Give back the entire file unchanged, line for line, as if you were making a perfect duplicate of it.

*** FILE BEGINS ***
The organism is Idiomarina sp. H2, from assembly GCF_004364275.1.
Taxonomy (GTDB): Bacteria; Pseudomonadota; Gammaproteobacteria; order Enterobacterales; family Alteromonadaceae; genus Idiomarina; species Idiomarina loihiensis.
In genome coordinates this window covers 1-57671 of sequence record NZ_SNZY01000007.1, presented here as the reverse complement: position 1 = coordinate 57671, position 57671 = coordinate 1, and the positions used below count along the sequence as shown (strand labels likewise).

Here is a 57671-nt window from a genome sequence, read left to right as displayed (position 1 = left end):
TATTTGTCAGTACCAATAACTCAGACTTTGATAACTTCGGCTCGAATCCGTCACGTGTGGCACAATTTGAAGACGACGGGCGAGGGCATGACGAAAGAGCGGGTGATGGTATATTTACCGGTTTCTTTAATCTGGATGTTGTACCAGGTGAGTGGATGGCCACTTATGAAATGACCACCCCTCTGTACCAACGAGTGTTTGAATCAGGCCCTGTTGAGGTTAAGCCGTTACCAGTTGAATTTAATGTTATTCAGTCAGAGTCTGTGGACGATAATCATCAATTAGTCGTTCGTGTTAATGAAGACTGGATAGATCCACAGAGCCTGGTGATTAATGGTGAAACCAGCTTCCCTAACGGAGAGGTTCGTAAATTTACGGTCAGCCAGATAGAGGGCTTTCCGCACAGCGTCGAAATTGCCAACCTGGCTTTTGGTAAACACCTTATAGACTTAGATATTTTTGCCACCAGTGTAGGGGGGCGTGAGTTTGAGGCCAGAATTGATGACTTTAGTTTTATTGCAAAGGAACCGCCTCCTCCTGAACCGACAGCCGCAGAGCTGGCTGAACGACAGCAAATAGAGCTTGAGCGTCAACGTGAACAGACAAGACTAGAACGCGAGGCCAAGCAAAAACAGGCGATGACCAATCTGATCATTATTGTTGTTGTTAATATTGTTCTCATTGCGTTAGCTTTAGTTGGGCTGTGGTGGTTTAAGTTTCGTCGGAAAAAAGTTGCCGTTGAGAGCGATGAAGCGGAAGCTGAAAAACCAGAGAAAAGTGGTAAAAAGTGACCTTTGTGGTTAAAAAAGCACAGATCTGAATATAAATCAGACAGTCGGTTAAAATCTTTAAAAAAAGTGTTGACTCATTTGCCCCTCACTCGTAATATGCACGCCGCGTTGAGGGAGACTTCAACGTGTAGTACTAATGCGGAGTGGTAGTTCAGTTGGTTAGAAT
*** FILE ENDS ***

The organism is Idiomarina sp. H2, from assembly GCF_004364275.1.
Taxonomy (GTDB): Bacteria; Pseudomonadota; Gammaproteobacteria; order Enterobacterales; family Alteromonadaceae; genus Idiomarina; species Idiomarina loihiensis.
In genome coordinates this window covers 1-57671 of sequence record NZ_SNZY01000007.1, presented here as the reverse complement: position 1 = coordinate 57671, position 57671 = coordinate 1, and the positions used below count along the sequence as shown (strand labels likewise).

Here is a 57671-nt window from a genome sequence, read left to right as displayed (position 1 = left end):
TATTTGTCAGTACCAATAACTCAGACTTTGATAACTTCGGCTCGAATCCGTCACGTGTGGCACAATTTGAAGACGACGGGCGAGGGCATGACGAAAGAGCGGGTGATGGTATATTTACCGGTTTCTTTAATCTGGATGTTGTACCAGGTGAGTGGATGGCCACTTATGAAATGACCACCCCTCTGTACCAACGAGTGTTTGAATCAGGCCCTGTTGAGGTTAAGCCGTTACCAGTTGAATTTAATGTTATTCAGTCAGAGTCTGTGGACGATAATCATCAATTAGTCGTTCGTGTTAATGAAGACTGGATAGATCCACAGAGCCTGGTGATTAATGGTGAAACCAGCTTCCCTAACGGAGAGGTTCGTAAATTTACGGTCAGCCAGATAGAGGGCTTTCCGCACAGCGTCGAAATTGCCAACCTGGCTTTTGGTAAACACCTTATAGACTTAGATATTTTTGCCACCAGTGTAGGGGGGCGTGAGTTTGAGGCCAGAATTGATGACTTTAGTTTTATTGCAAAGGAACCGCCTCCTCCTGAACCGACAGCCGCAGAGCTGGCTGAACGACAGCAAATAGAGCTTGAGCGTCAACGTGAACAGACAAGACTAGAACGCGAGGCCAAGCAAAAACAGGCGATGACCAATCTGATCATTATTGTTGTTGTTAATATTGTTCTCATTGCGTTAGCTTTAGTTGGGCTGTGGTGGTTTAAGTTTCGTCGGAAAAAAGTTGCCGTTGAGAGCGATGAAGCGGAAGCTGAAAAACCAGAGAAAAGTGGTAAAAAGTGACCTTTGTGGTTAAAAAAGCACAGATCTGAATATAAATCAGACAGTCGGTTAAAATCTTTAAAAAAAGTGTTGACTCATTTGCCCCTCACTCGTAATATGCACGCCGCGTTGAGGGAGACTTCAACGTGTAGTACTAATGCGGAGTGGTAGTTCAGTTGGTTAGAAT